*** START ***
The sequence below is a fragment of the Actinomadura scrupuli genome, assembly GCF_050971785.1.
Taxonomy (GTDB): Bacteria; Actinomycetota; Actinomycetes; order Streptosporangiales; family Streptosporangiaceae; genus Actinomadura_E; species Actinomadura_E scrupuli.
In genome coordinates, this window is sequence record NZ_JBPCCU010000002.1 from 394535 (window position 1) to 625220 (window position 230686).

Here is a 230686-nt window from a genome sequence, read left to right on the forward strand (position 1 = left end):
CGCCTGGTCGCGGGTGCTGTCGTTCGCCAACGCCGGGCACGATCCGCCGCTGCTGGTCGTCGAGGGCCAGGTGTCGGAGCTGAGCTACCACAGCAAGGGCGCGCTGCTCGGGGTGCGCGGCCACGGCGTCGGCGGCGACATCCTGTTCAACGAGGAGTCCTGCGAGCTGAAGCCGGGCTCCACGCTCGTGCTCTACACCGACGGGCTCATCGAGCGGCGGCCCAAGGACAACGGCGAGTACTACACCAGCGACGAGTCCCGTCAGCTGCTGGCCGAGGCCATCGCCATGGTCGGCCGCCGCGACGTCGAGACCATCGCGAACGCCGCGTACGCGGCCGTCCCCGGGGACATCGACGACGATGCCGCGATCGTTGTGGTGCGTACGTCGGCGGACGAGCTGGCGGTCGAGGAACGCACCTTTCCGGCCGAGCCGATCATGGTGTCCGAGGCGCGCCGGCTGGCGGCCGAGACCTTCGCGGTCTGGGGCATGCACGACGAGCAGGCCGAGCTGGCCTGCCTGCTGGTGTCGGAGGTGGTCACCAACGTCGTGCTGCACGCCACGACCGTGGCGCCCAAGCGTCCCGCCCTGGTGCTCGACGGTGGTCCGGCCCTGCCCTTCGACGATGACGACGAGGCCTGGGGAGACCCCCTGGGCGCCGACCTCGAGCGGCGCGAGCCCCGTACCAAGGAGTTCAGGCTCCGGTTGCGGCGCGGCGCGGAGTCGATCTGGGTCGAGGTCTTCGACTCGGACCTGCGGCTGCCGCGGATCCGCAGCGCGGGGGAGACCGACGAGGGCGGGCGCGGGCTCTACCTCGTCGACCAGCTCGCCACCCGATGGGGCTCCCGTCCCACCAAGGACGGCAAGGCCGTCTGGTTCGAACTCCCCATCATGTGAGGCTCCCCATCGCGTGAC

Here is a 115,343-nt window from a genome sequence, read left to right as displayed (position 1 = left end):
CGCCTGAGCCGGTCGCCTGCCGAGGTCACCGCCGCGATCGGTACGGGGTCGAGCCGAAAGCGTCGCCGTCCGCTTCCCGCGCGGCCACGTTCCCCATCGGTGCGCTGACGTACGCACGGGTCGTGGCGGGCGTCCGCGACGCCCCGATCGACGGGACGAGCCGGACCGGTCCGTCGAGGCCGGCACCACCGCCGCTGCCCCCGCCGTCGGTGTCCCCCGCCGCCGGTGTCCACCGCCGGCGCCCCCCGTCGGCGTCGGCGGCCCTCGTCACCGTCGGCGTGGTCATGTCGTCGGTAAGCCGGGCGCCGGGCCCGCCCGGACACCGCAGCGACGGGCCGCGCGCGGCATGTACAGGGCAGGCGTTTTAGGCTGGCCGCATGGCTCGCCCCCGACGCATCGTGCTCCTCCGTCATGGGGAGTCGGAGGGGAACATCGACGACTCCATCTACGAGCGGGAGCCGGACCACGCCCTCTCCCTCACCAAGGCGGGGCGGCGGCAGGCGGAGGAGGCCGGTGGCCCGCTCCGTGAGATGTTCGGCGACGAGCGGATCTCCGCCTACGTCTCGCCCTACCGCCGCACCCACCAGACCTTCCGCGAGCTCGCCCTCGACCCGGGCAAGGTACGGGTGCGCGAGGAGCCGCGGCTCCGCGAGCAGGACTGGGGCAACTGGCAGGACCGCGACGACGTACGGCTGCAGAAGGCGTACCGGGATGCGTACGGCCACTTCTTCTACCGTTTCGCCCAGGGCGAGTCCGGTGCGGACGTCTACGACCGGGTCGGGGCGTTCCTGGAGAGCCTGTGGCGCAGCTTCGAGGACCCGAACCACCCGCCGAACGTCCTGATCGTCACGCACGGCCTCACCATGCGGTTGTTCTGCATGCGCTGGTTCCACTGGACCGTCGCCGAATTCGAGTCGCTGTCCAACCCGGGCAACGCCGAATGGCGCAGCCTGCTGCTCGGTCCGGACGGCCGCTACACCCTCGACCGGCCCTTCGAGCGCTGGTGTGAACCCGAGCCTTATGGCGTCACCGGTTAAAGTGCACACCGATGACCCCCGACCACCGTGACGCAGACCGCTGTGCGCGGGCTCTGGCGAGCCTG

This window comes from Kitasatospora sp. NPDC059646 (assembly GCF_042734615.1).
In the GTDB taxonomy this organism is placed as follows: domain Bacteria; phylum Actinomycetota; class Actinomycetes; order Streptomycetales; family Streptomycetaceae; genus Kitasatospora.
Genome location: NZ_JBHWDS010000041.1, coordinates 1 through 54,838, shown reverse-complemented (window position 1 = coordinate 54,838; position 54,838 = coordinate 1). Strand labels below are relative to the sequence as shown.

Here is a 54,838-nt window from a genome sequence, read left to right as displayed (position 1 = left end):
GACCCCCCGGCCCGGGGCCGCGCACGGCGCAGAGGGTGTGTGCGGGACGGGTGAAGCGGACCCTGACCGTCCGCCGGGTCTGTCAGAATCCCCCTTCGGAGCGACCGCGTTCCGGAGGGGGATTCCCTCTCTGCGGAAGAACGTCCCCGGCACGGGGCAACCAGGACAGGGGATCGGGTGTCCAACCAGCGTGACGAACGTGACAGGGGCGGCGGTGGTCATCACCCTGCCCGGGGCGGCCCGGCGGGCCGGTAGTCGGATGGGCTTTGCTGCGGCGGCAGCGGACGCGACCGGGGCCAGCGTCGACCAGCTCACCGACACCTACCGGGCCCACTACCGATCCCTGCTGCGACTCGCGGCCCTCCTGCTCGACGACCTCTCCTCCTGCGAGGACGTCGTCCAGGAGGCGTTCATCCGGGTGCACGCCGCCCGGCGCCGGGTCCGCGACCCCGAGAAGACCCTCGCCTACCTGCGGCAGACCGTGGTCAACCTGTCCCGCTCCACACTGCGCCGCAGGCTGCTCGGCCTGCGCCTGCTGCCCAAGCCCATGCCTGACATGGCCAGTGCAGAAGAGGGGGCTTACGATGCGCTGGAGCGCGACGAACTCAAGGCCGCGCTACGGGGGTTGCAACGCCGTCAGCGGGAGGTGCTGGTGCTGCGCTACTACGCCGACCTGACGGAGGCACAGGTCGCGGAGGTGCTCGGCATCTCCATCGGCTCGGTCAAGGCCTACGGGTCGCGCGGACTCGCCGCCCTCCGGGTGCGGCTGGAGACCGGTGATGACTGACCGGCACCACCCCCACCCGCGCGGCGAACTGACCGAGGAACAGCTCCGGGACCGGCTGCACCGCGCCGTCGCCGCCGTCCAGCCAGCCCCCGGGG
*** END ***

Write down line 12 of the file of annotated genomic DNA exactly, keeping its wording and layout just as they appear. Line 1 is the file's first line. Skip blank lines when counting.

GACCCCCCGGCCCGGGGCCGCGCACGGCGCAGAGGGTGTGTGCGGGACGGGTGAAGCGGACCCTGACCGTCCGCCGGGTCTGTCAGAATCCCCCTTCGGAGCGACCGCGTTCCGGAGGGGGATTCCCTCTCTGCGGAAGAACGTCCCCGGCACGGGGCAACCAGGACAGGGGATCGGGTGTCCAACCAGCGTGACGAACGTGACAGGGGCGGCGGTGGTCATCACCCTGCCCGGGGCGGCCCGGCGGGCCGGTAGTCGGATGGGCTTTGCTGCGGCGGCAGCGGACGCGACCGGGGCCAGCGTCGACCAGCTCACCGACACCTACCGGGCCCACTACCGATCCCTGCTGCGACTCGCGGCCCTCCTGCTCGACGACCTCTCCTCCTGCGAGGACGTCGTCCAGGAGGCGTTCATCCGGGTGCACGCCGCCCGGCGCCGGGTCCGCGACCCCGAGAAGACCCTCGCCTACCTGCGGCAGACCGTGGTCAACCTGTCCCGCTCCACACTGCGCCGCAGGCTGCTCGGCCTGCGCCTGCTGCCCAAGCCCATGCCTGACATGGCCAGTGCAGAAGAGGGGGCTTACGATGCGCTGGAGCGCGACGAACTCAAGGCCGCGCTACGGGGGTTGCAACGCCGTCAGCGGGAGGTGCTGGTGCTGCGCTACTACGCCGACCTGACGGAGGCACAGGTCGCGGAGGTGCTCGGCATCTCCATCGGCTCGGTCAAGGCCTACGGGTCGCGCGGACTCGCCGCCCTCCGGGTGCGGCTGGAGACCGGTGATGACTGACCGGCACCACCCCCACCCGCGCGGCGAACTGACCGAGGAACAGCTCCGGGACCGGCTGCACCGCGCCGTCGCCGCCGTCCAGCCAGCCCCCGGGG